Alzheimer's Disease International conference to be held March 25-28
The 24th Conference of Alzheimer's Disease International (ADI) will be held March 25-28 at the Suntec Singapore International Convention & Exhibition Centre, Suntec City, Singapore. "Dementia: Engaging Societies Around the World" is jointly organized by London-based ADI and Alzheimer's Disease Association, Singapore (ADA).
ADI's annual conference is the only one in the world that brings together scientists, clinicians, care professionals, family caregivers, volunteers and people with dementia. This multidisciplinary event will provide a unique opportunity to examine achievements and priorities in Alzheimer's research, discuss and share innovative techniques in the management and care of people with dementia, identify policy issues affecting people with dementia, and engage in training workshops for Alzheimer's associations.
Conference information, including program, registration, travel and accommodations, can be found at www.adi2009.org/.
"We have a great opportunity to engage all societies around the world and truly make Alzheimer's and dementia a global health and social priority," said Dr. Daisy Acosta, Chairman, Alzheimer's Disease International. "We must ensure that scientific discovery and advances in information about dementia translate into tangible benefits for all people with dementia and their families."
Key plenary presentations include:
- Global Impact of Dementia, Martin Prince (United Kingdom)
- Economic Impact of Dementia, Anders Wimo (Sweden)
- Emerging Treatment for Alzheimer's Disease, Bengt Winblad (Sweden)
- Can Your Lifestyle Prevent Alzheimer's Disease?, Henry Brodaty (Australia)
Other plenary presentations will cover the experiences of the caregivers, the social impact of dementia, quality of life in dementia, technology in caring for people with dementia, the arts in dementia, ethics in dementia care, and quality end-of-life care.
Guest of honor at the conference is Lim Boon Heng, minister, Prime Minister's Office and minister-in-charge of aging issues. The minister will participate in the conference's opening ceremony on Wednesday evening, March 25.
ADI, together with the Fondation Mederic Alzheimer (Paris) will present an Award for Psychosocial Research on Friday evening, March 27, during the conference's gala dinner. It will be the first global award of this kind. The Fondation Mederic Alzheimer is a French non-profit organization dedicated to the enhancement of quality of life for people with Alzheimer's and their caregivers.
"It is our goal to make this an event that inspires and engages people to make a difference in the lives of those affected by Alzheimer's and dementia now and for future generations," said Dr. Ang Peng Chye, president, Alzheimer's Disease Association, Singapore and chair of the conference's Local Organizing Committee. "For example, this is an opportunity for attendees to create partnerships with many like-minded groups and individuals."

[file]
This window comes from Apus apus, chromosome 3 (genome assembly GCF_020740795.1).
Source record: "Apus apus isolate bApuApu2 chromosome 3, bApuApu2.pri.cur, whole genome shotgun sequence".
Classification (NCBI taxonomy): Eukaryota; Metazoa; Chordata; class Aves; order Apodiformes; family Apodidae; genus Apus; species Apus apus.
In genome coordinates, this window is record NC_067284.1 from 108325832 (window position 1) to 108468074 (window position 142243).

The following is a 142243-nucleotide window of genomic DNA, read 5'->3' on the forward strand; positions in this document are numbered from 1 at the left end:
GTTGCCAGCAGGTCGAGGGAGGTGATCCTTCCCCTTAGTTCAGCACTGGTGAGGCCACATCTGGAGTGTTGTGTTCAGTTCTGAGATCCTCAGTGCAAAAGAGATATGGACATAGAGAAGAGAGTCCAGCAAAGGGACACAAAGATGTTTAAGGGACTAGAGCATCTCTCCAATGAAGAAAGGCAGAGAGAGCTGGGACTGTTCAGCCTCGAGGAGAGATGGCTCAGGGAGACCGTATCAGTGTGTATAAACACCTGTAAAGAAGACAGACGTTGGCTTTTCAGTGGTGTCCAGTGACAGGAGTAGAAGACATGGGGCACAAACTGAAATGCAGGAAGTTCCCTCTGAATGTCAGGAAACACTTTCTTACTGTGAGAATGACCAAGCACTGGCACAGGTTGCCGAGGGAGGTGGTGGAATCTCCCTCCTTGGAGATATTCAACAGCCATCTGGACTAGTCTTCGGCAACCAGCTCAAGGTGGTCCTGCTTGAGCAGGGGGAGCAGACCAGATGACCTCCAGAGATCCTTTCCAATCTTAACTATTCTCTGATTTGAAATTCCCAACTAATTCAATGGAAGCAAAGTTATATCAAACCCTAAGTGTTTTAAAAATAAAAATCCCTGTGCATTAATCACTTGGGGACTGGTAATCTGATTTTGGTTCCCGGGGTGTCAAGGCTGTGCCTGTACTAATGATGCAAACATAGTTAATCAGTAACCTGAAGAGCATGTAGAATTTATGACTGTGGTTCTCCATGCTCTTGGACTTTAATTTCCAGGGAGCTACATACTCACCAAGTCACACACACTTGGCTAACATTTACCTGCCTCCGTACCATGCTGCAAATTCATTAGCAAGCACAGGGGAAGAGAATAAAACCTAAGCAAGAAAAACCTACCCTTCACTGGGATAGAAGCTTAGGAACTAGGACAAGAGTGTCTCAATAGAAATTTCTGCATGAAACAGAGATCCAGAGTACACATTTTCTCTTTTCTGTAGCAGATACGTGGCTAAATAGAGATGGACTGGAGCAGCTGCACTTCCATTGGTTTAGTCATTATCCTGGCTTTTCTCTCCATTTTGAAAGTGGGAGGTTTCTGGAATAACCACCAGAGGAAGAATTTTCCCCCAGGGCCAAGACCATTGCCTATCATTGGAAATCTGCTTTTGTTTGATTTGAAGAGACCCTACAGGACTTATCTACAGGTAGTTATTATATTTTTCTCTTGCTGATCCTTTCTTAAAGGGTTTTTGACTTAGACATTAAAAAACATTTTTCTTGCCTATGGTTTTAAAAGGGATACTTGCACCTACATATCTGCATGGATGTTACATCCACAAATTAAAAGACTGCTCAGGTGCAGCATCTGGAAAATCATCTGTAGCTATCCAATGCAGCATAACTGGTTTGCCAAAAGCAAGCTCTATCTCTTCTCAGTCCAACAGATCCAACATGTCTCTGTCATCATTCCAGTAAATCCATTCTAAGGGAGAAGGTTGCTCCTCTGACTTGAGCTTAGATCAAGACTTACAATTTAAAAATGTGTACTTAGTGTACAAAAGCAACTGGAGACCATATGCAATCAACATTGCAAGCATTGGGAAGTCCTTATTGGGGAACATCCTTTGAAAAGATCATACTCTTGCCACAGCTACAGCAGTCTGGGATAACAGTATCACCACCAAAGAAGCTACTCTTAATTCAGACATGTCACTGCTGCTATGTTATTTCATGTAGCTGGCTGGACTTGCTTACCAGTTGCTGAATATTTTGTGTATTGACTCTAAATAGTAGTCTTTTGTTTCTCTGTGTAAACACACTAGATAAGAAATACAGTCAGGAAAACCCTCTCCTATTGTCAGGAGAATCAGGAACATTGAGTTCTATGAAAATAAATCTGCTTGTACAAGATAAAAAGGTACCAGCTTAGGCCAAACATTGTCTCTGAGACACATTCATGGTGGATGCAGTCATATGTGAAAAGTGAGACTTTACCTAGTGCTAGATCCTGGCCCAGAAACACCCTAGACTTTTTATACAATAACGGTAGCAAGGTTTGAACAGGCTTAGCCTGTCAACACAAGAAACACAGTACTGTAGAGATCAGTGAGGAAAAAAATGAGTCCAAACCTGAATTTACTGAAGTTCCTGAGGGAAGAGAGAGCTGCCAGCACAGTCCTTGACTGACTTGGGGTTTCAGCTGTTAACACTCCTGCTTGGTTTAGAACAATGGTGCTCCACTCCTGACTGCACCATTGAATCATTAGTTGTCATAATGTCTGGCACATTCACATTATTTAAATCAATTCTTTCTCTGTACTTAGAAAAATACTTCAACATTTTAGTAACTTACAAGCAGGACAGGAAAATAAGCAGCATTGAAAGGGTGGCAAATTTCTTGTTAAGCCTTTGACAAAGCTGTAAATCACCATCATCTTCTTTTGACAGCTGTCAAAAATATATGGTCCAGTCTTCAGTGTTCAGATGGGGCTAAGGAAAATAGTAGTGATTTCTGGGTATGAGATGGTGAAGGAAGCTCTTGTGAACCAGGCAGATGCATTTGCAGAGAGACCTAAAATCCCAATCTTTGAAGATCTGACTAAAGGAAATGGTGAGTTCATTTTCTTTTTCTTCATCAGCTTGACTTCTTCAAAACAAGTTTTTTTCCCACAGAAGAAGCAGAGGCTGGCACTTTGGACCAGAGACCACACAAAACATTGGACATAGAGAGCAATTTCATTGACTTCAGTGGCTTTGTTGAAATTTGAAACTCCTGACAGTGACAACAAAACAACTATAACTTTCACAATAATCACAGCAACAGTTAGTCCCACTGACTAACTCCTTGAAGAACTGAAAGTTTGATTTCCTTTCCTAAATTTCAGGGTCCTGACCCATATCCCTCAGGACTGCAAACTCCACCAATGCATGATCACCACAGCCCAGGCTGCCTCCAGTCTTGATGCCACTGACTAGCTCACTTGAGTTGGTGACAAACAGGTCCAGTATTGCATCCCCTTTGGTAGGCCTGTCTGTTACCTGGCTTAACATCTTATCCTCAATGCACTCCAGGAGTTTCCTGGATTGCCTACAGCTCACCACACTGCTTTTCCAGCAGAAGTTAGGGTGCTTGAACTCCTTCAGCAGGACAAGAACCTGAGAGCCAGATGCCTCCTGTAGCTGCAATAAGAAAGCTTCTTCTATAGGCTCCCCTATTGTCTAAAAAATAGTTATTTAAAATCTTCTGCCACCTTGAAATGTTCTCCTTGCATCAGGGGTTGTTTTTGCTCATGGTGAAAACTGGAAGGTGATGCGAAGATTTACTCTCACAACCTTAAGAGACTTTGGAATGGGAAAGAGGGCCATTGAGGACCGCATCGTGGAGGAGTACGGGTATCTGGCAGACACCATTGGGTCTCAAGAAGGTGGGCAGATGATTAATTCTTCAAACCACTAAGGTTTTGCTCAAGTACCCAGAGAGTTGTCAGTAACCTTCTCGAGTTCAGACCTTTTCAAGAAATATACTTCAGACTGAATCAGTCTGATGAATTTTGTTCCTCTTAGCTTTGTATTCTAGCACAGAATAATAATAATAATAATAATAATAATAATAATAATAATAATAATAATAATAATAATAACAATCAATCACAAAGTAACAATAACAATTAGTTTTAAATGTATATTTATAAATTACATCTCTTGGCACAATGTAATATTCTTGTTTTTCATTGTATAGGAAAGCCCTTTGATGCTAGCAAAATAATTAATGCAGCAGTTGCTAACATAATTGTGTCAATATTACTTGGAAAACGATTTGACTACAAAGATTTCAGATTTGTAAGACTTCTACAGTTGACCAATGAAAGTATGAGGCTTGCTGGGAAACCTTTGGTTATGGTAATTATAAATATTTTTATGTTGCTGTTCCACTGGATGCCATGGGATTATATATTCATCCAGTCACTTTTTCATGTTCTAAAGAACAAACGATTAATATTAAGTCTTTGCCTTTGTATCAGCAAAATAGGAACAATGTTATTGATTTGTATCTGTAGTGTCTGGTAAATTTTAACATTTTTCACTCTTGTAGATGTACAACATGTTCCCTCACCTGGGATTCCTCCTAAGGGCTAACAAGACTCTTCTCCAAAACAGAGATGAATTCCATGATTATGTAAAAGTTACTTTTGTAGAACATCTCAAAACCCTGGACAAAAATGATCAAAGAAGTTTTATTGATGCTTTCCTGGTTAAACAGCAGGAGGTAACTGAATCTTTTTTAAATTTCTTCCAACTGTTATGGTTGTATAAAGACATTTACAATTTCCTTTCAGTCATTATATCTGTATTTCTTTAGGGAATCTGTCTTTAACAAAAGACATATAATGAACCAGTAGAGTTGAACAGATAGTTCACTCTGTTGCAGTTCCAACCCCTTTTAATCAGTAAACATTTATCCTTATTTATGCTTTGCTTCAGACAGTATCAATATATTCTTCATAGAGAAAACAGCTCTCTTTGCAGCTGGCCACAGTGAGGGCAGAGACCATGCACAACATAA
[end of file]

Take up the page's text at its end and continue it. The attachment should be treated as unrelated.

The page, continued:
In conjunction with the ADI Conference, a Dementia Awareness Week is being held in Singapore from March 22-28. The events include a mass exercise workout and Memory Walk, films about dementia and a play on dementia.
According to ADI, there is one new case of dementia every seven seconds, and worldwide costs for dementia care are US $315 billion annually. This number will rise dramatically; the number of people with dementia is projected to escalate from 30 million to 100 million by 2050.
Alzheimer's Disease International
Alzheimer's Disease International (ADI) is the international federation of 77 Alzheimer associations. It was founded in 1984 as a network for Alzheimer associations around the world to share and exchange information, resources and skills. ADI is based in London and is registered as a non-profit organization in the United States. ADI has been in official relations with the World Health Organization since 1996. Each member is the national Alzheimer association in their country who support people with dementia and their families. ADI's mission is to improve the quality of life of people with dementia and their families throughout the world.
Alzheimer's Disease Association, Singapore
The Alzheimer's Disease Association (ADA) was formed in 1990 as a result of growing concern for the needs of people with dementia and their families. ADA is a voluntary welfare organization and is made up of caregivers, professionals and all who are interested in dementia. In addition to groundbreaking local initiatives in dementia day care and caregiver support, ADA's other initiatives include the Early Dementia Program, training in person-centered care and dementia care mapping, public education, advocacy and research support.
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